# What Derivative Rule does Trig Substitution match up with?

I was thinking about the Integral Rules and trying to understand why they work. It seems to me like all Integral Rules should have a Derivative Rule counterpart:

• U Substitution: Chain Rule. The chain rule says: $\frac d{dx}f(g(x)) = f'(g(x))\times g'(x)$ and U Sub removes a function and its derivative from the integral:$\int g'(x)f'(g(x))dx = \int f'(u)du$
• Integration by Parts: Product/Quotient Rule. Example: $\int x \arctan{x}dx$. Thinking using product rule, it can be seen that $\frac d{dx}\left(\frac12x^2 \arctan x\right)$ $=$ $\displaystyle x \arctan x + \frac x{2(1+x^2)}$. So $\int x \arctan x dx = \int \left(x \arctan x + \frac x{2(1+x^2)}\right)dx - \int \frac x{2(1+x^2)}dx = \frac12x^2\arctan x - \int \frac x{2(1+x^2)}dx$ which is the rule for Integration by Parts.
• Partial Fractions: Not really any derivative rule here; this is basically manipulating the function with algebra to make it easier to integrate.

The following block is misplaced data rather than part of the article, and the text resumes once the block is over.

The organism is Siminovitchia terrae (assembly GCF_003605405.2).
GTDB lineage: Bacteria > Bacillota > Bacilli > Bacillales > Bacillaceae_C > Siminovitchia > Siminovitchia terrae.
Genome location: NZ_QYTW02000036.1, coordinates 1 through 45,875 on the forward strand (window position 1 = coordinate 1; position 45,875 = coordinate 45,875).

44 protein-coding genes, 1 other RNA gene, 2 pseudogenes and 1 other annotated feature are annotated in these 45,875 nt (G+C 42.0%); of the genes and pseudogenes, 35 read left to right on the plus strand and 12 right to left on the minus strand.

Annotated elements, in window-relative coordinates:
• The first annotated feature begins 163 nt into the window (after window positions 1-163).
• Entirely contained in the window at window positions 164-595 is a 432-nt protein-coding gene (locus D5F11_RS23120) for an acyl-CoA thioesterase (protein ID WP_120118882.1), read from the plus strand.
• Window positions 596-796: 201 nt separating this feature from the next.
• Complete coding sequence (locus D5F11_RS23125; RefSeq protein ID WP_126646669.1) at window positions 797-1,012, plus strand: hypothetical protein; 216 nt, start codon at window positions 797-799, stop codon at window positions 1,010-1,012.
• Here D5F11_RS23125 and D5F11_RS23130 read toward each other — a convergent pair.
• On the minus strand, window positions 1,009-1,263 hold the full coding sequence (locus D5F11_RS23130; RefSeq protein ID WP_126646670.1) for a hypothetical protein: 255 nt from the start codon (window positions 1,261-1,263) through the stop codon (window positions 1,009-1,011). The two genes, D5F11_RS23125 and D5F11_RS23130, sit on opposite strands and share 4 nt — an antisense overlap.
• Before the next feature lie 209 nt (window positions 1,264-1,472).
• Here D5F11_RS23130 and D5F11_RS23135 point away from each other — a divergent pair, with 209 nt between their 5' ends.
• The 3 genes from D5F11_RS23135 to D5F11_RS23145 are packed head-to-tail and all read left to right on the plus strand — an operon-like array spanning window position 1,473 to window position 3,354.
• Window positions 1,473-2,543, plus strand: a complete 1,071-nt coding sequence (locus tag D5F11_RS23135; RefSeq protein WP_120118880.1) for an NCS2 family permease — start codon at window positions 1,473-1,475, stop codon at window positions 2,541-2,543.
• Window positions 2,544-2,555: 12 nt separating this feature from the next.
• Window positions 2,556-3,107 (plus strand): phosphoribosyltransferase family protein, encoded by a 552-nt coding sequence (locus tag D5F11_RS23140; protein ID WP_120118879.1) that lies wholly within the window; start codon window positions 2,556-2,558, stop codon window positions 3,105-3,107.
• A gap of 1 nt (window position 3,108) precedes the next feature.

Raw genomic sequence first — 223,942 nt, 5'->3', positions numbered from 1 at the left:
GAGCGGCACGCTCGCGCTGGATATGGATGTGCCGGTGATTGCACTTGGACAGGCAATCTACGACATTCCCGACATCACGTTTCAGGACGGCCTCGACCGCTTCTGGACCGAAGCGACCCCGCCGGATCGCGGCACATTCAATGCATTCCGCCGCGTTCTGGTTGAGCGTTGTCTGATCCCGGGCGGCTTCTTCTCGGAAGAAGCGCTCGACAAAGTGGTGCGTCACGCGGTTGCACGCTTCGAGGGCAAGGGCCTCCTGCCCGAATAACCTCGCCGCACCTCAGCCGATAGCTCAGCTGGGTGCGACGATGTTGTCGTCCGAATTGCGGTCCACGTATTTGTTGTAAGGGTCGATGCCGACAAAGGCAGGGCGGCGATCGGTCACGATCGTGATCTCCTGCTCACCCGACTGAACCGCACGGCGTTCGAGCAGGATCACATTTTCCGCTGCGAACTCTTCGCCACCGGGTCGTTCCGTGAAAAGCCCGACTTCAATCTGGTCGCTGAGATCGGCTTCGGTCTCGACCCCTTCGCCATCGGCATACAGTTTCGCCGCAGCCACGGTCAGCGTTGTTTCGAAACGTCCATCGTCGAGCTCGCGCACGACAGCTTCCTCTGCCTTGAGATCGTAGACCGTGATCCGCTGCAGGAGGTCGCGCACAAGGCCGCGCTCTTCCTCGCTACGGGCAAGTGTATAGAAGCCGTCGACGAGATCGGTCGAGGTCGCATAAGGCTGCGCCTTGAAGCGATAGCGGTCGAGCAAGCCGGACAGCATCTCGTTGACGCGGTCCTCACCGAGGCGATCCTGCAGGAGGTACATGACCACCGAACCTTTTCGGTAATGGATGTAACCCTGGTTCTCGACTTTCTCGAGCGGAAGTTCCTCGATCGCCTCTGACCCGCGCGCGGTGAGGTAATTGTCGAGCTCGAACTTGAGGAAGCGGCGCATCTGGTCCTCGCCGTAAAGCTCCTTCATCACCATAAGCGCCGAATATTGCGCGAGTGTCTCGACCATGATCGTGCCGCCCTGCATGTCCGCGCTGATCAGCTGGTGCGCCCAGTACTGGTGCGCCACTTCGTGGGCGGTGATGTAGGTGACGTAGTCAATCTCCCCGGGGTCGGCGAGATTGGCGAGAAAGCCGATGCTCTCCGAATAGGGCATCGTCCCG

• Trig Substitution: ?

What Derivative rule matches up with Trig Substitution? Why does Trig Substitution work?

It's easy to see how the first two methods were invented. How was Trig Substitution invented?

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Trig substitution is a special kind of u substitution, with u being a trigonometric function of some kind. – Cameron Williams Apr 29 '13 at 5:12
@CameronWilliams I sort of realized that. – Justin Apr 29 '13 at 5:31

$$\sin^2 + \cos^2 = 1\\ 1 + \cot^2 = \csc^2\\ \tan^2 + 1 = \sec^2$$
This can often make for simpler integrals (especially ones with ugly square roots), such as if we have a $\sqrt{a^2-x^2}$, we can substitute (among many possible substitutions) $x = a \cos \theta$, reducing the sqrt down to $a\sin\theta$. Basically, trig sub is a method of removing square roots. It might also be a method to do other things as well.